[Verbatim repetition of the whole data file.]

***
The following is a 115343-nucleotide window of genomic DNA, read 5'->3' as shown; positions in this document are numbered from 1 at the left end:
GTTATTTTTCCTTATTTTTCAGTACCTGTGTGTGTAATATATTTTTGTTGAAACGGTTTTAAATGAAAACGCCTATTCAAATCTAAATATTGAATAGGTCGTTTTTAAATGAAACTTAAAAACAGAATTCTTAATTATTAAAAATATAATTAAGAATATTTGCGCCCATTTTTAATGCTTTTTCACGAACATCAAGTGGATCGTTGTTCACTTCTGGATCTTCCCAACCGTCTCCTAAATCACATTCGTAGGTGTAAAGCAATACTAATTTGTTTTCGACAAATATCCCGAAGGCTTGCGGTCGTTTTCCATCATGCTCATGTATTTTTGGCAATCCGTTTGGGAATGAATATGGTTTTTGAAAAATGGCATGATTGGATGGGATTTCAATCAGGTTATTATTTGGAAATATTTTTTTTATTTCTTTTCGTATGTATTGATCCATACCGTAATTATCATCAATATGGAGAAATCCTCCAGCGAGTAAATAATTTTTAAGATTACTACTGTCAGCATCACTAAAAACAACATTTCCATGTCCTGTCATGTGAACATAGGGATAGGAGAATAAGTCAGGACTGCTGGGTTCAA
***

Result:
The following is a 115343-nucleotide window of genomic DNA, read 5'->3' as shown; positions in this document are numbered from 1 at the left end:
GTTATTTTTCCTTATTTTTCAGTACCTGTGTGTGTAATATATTTTTGTTGAAACGGTTTTAAATGAAAACGCCTATTCAAATCTAAATATTGAATAGGTCGTTTTTAAATGAAACTTAAAAACAGAATTCTTAATTATTAAAAATATAATTAAGAATATTTGCGCCCATTTTTAATGCTTTTTCACGAACATCAAGTGGATCGTTGTTCACTTCTGGATCTTCCCAACCGTCTCCTAAATCACATTCGTAGGTGTAAAGCAATACTAATTTGTTTTCGACAAATATCCCGAAGGCTTGCGGTCGTTTTCCATCATGCTCATGTATTTTTGGCAATCCGTTTGGGAATGAATATGGTTTTTGAAAAATGGCATGATTGGATGGGATTTCAATCAGGTTATTATTTGGAAATATTTTTTTTATTTCTTTTCGTATGTATTGATCCATACCGTAATTATCATCAATATGGAGAAATCCTCCAGCGAGTAAATAATTTTTAAGATTACTACTGTCAGCATCACTAAAAACAACATTTCCATGTCCTGTCATGTGAACATAGGGATAGGAGAATAAGTCAGGACTGCTGGGTTCAA